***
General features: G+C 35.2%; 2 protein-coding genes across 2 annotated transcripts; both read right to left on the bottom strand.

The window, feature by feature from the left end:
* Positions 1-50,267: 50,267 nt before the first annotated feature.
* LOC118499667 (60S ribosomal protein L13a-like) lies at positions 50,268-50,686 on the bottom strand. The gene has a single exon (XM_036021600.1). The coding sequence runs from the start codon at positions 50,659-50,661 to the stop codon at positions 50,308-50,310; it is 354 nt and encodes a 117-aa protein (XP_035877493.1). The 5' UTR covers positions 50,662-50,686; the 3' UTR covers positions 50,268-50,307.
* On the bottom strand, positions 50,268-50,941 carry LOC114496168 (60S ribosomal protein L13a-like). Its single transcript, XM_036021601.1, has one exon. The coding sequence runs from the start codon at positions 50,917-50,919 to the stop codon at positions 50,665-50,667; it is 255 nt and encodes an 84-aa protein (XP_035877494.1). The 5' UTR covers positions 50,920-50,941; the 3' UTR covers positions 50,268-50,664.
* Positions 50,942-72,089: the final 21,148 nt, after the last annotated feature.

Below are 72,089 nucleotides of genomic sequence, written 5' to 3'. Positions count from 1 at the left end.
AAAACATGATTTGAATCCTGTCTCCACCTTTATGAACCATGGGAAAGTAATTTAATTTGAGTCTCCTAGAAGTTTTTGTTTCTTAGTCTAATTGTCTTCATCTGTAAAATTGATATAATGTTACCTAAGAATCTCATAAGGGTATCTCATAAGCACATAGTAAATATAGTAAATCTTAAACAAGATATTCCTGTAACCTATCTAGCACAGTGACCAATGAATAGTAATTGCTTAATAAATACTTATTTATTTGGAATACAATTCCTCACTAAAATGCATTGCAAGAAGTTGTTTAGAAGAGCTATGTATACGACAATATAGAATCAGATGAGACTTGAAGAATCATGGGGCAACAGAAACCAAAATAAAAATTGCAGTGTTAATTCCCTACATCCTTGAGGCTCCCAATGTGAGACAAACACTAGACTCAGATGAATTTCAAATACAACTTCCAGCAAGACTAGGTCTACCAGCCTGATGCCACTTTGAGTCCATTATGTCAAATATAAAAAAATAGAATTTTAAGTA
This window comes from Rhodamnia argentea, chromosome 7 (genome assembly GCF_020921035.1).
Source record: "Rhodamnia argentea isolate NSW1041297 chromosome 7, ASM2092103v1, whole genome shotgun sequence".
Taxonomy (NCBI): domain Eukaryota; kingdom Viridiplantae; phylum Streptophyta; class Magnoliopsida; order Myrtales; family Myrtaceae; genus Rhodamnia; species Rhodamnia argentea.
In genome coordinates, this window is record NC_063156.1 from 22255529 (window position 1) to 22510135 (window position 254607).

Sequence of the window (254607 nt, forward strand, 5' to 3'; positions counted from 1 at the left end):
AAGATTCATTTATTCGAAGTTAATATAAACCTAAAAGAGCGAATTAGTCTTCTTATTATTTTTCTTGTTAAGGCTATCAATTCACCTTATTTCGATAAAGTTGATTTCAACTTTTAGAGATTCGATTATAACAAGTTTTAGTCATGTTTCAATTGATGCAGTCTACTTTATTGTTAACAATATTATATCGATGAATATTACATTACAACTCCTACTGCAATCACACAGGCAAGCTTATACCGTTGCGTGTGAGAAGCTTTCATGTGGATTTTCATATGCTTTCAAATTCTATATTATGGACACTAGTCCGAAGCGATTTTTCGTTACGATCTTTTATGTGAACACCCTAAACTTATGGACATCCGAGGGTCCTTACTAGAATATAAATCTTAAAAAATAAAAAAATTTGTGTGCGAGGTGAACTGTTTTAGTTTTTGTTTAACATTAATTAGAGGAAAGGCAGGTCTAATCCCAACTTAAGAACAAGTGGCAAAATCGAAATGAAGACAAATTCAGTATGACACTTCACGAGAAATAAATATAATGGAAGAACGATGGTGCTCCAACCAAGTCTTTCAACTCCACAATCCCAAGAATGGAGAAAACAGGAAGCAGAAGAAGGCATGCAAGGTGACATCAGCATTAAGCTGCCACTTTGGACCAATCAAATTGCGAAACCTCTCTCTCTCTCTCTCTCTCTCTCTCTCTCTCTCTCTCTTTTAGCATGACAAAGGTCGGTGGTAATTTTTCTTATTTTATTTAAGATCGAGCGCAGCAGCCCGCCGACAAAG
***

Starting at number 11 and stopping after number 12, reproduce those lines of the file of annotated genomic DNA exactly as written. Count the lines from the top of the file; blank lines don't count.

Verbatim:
Taxonomy (NCBI): domain Eukaryota; kingdom Viridiplantae; phylum Streptophyta; class Magnoliopsida; order Myrtales; family Myrtaceae; genus Rhodamnia; species Rhodamnia argentea.
In genome coordinates, this window is record NC_063156.1 from 22255529 (window position 1) to 22510135 (window position 254607).